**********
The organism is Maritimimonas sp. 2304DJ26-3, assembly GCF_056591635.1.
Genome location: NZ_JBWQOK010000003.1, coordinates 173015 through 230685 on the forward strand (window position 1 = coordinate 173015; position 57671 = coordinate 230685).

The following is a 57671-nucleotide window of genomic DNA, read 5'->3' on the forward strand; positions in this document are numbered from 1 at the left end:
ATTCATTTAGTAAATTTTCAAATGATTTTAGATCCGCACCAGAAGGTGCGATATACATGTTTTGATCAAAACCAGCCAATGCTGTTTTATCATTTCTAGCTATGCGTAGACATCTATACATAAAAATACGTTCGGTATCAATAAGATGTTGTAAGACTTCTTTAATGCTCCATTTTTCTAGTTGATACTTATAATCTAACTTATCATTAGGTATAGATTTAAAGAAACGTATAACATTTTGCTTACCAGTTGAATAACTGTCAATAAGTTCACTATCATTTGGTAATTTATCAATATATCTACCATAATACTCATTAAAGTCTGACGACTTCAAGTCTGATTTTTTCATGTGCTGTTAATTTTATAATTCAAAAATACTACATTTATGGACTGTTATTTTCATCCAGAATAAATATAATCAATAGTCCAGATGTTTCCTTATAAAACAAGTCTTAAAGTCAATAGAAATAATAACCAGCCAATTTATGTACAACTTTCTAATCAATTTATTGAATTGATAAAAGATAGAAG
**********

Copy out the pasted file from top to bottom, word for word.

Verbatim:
The organism is Maritimimonas sp. 2304DJ26-3, assembly GCF_056591635.1.
Genome location: NZ_JBWQOK010000003.1, coordinates 173015 through 230685 on the forward strand (window position 1 = coordinate 173015; position 57671 = coordinate 230685).

The following is a 57671-nucleotide window of genomic DNA, read 5'->3' on the forward strand; positions in this document are numbered from 1 at the left end:
ATTCATTTAGTAAATTTTCAAATGATTTTAGATCCGCACCAGAAGGTGCGATATACATGTTTTGATCAAAACCAGCCAATGCTGTTTTATCATTTCTAGCTATGCGTAGACATCTATACATAAAAATACGTTCGGTATCAATAAGATGTTGTAAGACTTCTTTAATGCTCCATTTTTCTAGTTGATACTTATAATCTAACTTATCATTAGGTATAGATTTAAAGAAACGTATAACATTTTGCTTACCAGTTGAATAACTGTCAATAAGTTCACTATCATTTGGTAATTTATCAATATATCTACCATAATACTCATTAAAGTCTGACGACTTCAAGTCTGATTTTTTCATGTGCTGTTAATTTTATAATTCAAAAATACTACATTTATGGACTGTTATTTTCATCCAGAATAAATATAATCAATAGTCCAGATGTTTCCTTATAAAACAAGTCTTAAAGTCAATAGAAATAATAACCAGCCAATTTATGTACAACTTTCTAATCAATTTATTGAATTGATAAAAGATAGAAG